Listed in: Philosophy, as PHIL-212
Jyl Gentzler (Section 01)
The COVID-19 pandemic has highlighted significant concerns that have not been prominent in institutional conversations about medical ethics. At hospitals like our local Cooley-Dickinson Hospital, where shortages of supplies have been rare and where there is a strong ethic of giving the best medical care to all members of the community regardless of their ability to pay, the questions that have typically been taken up by ethics committees have concerned how best to serve individual patients when no great solution is possible, given the frailty of the human body and mind and the variability of family support. No longer is this the case. The COVID-19 pandemic has required all of us to reflect upon issues of justice–to think not only about the ethical dilemmas that arise when considering the health and well-being of individual patients and their families, but also the ethical questions that arise when considering the health and well-being of entire communities under conditions of scarcity and economic upheaval. The pandemic has also shed light on the health disparities by race and socioeconomic status that have been constant features of our country since its founding, but have only recently been widely recognized as urgent matters of ethical concern and action. Since these disparities are often the result of factors known as the “social determinants of health”– for example, access to education, food, housing, and social respect–public health ethics must broaden its focus beyond questions of access to medical treatment. In this class, we will consider principles of justice for distributing health care resources, thus broadly conceived, and ask what is owed, in particular, to those whose current health, or prognosis of health, is poor at least in part because of the injustices that they have suffered in the past.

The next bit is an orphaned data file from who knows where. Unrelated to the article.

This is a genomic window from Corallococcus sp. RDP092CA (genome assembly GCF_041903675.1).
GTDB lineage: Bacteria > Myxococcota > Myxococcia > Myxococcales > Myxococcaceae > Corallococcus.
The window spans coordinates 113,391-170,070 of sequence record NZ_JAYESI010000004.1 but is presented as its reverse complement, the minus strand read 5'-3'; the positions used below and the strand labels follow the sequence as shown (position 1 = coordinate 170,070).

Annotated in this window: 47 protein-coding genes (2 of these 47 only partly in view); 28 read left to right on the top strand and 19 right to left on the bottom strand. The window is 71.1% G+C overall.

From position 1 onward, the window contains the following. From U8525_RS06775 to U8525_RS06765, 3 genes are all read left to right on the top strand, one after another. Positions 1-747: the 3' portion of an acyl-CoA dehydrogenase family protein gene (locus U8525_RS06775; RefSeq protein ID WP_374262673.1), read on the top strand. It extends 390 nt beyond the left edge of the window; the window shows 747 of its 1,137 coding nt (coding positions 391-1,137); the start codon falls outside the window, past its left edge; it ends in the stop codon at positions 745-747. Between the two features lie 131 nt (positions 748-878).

Limited to 18 students. No prerequisite. Taught remotely. Spring semester. Professor Gentzler